Just as a side note, (and we’re not suggesting you use any of these), in some countries, instead of sterile plastic clamps, dental floss, rubber bands or tape are used, so you can see there are different ways to achieve the same result…

4.  …Or it can be just left as it is

Believe it or not, you can decide to NOT cut the cord. Yes, that’s right. Have you ever heard of a lotus birth? You can decide to leave the umbilical cord untied, unclamped and uncut after birth, so that the baby is left attached to the placenta until the cord naturally separates at the umbilicus. This does mean that you need to carry the placenta around with the baby (after all they are still attached) – this of course brings some logistical implications, which you should think about if you’re planning a lotus birth. And yes, there are things that you can do to deal with the odour from the placenta as its tissue slowly becomes to die.

If you want to have a lotus birth, do thoroughly research this and discuss it with your birth professionals. Because the placenta contains blood it is prone to infection, so there is a risk that bacteria forming in the placenta may travel to the baby through the umbilical vein. For this reason, it is recommended that the baby is monitored closely for infection. The bottom line is, we are more familiar with the concept of cutting the cord, but a baby can live with the cord still attached to them – the cord will eventually fall off on its own.

5.   All you need to do is to keep it dry and clean

Although it doesn’t hurt, the stump is susceptible to infection, so it’s important to keep it dry and clean, and therefore away from the content of the nappy, if at all possible. If it does get wet or dirty, don’t worry – just try and wipe it as gently as you can, being careful not to pull the skin and patting it dry with a clean cloth or towel. This doesn’t mean that you can’t give the baby a bath until the stump has completely fallen off either, but if you do, you should try and follow the same care and recommendations. The stump should fall off on its own within 5 to 15 days, (and you don’t need to apply anything to it), and thanks to Mother Nature your baby will be left with a nice, clean belly button!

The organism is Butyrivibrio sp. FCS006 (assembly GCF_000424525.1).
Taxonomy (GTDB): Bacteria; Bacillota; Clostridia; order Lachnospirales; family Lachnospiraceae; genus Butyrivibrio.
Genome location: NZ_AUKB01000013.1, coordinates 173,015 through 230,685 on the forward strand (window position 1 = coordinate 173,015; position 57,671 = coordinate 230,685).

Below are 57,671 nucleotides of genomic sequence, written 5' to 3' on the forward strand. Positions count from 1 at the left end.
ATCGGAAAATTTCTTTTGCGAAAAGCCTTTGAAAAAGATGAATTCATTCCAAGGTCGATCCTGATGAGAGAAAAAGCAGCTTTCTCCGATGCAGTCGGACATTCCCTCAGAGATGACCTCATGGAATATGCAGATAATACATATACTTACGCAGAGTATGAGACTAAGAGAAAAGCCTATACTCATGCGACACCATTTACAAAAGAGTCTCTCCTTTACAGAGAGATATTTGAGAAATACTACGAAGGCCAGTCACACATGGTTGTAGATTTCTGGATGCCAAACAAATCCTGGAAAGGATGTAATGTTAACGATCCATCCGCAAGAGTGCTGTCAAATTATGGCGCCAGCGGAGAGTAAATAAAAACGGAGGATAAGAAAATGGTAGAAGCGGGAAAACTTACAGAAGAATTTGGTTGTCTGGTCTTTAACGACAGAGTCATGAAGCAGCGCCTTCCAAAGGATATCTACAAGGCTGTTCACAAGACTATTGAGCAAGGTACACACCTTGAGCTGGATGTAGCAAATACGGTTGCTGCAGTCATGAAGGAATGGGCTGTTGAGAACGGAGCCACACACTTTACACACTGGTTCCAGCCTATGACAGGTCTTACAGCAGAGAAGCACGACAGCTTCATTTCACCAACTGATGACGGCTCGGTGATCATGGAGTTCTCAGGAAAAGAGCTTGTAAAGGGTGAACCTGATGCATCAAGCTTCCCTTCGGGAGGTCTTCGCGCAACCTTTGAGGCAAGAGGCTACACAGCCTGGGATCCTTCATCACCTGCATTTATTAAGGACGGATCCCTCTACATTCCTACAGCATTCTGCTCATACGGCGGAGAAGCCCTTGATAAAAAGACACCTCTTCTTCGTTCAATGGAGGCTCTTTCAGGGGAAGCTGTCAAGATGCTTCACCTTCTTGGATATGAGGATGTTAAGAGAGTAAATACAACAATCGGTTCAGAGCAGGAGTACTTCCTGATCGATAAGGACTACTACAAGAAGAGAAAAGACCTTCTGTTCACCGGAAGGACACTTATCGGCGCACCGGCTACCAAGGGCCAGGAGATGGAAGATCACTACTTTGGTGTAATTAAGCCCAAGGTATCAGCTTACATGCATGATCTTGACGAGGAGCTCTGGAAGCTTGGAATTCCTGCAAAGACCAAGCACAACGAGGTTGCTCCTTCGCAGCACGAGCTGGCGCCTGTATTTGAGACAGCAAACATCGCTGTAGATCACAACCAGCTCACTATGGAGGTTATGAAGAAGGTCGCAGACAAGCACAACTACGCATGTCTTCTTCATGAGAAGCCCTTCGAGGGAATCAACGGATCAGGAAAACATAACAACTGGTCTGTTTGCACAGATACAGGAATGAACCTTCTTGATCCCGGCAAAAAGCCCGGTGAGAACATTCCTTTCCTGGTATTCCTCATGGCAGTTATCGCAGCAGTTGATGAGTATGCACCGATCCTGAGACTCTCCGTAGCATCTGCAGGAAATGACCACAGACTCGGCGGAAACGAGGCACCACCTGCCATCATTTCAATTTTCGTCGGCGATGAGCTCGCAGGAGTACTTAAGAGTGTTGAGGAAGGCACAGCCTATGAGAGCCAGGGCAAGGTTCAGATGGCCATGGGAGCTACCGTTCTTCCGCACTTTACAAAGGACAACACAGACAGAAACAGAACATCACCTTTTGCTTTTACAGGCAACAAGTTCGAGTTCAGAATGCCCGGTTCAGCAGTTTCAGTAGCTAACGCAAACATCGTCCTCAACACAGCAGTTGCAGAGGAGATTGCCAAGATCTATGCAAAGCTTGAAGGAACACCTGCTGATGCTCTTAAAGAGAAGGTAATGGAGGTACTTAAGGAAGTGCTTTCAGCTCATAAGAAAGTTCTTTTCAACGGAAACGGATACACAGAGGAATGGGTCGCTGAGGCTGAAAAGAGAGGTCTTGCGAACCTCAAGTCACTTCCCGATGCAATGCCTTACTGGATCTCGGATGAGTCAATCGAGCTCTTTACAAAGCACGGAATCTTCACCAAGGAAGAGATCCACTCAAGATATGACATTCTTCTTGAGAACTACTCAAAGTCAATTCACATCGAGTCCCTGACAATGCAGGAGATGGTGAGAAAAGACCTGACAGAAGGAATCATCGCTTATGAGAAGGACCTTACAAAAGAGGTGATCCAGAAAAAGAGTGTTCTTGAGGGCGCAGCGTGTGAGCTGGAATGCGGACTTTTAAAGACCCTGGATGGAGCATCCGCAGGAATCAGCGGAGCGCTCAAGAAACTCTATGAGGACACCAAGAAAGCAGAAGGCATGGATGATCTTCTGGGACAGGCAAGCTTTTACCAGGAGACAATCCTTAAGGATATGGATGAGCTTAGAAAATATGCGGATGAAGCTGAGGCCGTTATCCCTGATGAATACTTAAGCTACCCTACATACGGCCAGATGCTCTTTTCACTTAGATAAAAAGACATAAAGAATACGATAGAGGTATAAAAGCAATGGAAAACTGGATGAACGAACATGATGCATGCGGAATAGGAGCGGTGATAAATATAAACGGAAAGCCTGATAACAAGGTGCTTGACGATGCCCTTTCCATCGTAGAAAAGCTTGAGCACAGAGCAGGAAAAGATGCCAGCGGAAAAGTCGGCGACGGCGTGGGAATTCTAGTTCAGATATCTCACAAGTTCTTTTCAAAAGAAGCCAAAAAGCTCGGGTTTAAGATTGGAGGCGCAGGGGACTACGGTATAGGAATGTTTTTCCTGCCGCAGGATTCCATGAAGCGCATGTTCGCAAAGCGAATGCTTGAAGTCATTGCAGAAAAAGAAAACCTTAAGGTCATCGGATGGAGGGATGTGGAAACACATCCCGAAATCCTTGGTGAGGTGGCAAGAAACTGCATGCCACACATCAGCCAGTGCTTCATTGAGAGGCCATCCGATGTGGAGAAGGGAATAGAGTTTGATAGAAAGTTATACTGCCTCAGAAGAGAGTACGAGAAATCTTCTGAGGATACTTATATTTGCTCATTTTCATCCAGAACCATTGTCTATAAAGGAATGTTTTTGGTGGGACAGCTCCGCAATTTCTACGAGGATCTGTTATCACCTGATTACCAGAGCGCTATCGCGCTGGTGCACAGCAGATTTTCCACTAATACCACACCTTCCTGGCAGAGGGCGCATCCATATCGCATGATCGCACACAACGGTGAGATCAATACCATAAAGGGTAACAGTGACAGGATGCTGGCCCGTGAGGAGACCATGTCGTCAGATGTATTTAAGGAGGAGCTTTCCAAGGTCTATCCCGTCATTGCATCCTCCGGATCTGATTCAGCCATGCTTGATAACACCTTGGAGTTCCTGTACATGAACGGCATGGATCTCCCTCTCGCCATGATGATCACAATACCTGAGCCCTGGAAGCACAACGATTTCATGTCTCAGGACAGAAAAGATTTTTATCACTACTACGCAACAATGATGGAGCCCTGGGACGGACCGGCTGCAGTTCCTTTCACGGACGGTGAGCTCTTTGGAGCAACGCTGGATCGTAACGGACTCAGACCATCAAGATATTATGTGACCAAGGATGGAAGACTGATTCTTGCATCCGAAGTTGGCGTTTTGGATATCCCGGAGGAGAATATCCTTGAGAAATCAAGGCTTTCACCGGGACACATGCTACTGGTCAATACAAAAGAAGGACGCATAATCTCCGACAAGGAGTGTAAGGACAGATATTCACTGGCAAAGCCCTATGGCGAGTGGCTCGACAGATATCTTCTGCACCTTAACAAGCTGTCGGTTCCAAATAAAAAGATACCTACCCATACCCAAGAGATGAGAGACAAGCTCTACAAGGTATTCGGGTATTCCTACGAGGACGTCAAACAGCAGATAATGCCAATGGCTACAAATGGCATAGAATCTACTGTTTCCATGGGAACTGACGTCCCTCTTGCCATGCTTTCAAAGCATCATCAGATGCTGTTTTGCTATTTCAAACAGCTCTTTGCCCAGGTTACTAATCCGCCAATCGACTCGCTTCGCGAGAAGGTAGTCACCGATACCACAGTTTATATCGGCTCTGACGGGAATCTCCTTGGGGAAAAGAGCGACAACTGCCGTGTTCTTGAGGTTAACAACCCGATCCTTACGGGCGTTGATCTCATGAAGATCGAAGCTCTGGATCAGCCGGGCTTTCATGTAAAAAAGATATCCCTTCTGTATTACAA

6.  Remember that infections are rare, but do keep an eye out for any symptoms!

If you notice any redness, warmth, swelling, tenderness around the belly button, or a lot of discharge from it that is also foul smelling, you should get your baby checked as soon as you possible. These could be symptoms of a condition known as omphalitis (an infection of the umbilical stump and surrounding area), and as such it must be promptly checked and treated. Equally, if you spot more than a little dried blood around your baby’s belly button and notice persistent and significant bleeding, you should seek your doctor’s advice.